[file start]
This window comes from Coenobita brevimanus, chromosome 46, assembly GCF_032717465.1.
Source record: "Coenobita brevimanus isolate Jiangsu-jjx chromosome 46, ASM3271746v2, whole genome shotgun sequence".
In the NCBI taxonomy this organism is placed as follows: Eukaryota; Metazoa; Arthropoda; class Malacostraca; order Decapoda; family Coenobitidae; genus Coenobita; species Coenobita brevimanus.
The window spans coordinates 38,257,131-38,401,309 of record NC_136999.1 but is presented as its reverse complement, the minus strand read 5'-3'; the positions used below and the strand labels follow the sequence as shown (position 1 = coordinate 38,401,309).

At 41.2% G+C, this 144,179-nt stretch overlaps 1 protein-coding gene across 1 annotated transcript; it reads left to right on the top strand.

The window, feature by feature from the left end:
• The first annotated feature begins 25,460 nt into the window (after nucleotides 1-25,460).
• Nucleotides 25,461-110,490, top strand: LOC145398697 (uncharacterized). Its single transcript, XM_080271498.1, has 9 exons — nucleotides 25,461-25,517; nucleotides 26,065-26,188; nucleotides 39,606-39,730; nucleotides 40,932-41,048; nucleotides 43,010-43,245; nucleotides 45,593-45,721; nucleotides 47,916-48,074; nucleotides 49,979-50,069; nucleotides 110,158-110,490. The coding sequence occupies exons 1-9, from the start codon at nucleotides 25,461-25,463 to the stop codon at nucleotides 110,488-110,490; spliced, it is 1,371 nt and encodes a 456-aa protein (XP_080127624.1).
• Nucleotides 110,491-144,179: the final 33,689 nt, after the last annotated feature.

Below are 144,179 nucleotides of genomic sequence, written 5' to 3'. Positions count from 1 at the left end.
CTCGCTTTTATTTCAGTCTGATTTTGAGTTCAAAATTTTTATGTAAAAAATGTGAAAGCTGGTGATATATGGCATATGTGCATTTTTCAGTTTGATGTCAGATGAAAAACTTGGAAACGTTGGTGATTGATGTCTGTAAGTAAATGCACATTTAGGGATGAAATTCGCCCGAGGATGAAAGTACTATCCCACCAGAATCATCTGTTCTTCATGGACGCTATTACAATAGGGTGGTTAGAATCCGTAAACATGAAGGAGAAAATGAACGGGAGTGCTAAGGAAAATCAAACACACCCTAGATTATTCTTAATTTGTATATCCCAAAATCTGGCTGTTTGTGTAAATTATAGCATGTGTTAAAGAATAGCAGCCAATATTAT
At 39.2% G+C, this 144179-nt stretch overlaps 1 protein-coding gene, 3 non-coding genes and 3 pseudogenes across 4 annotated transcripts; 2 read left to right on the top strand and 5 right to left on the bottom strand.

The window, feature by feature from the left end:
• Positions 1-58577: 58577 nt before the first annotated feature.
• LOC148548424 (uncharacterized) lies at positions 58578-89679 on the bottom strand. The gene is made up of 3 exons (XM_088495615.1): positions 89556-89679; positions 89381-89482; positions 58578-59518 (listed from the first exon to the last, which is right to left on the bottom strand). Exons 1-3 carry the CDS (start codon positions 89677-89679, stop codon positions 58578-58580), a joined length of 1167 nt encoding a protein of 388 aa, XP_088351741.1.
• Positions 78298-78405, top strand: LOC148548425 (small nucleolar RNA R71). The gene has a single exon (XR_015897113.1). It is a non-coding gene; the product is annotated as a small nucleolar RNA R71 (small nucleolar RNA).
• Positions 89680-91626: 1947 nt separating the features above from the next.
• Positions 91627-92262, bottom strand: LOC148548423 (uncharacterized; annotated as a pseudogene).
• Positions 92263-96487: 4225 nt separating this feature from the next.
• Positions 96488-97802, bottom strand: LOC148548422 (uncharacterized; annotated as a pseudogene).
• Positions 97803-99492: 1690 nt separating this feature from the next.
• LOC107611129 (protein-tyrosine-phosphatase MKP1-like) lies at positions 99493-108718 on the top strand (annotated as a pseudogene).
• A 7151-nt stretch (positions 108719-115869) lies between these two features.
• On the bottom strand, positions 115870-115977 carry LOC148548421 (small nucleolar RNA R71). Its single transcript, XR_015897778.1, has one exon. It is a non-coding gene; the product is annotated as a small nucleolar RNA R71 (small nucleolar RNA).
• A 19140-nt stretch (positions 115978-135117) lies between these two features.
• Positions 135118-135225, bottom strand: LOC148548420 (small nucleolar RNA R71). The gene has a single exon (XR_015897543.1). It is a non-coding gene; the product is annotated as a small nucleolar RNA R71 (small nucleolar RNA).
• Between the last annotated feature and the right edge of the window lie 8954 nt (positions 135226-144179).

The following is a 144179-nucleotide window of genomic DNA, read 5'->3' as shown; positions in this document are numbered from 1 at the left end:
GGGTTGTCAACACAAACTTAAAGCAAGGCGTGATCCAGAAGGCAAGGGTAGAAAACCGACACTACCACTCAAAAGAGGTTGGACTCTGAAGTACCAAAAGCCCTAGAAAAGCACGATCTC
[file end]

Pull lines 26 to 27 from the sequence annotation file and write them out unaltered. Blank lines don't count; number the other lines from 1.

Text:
• Positions 135118-135225, bottom strand: LOC148548420 (small nucleolar RNA R71). The gene has a single exon (XR_015897543.1). It is a non-coding gene; the product is annotated as a small nucleolar RNA R71 (small nucleolar RNA).
• Between the last annotated feature and the right edge of the window lie 8954 nt (positions 135226-144179).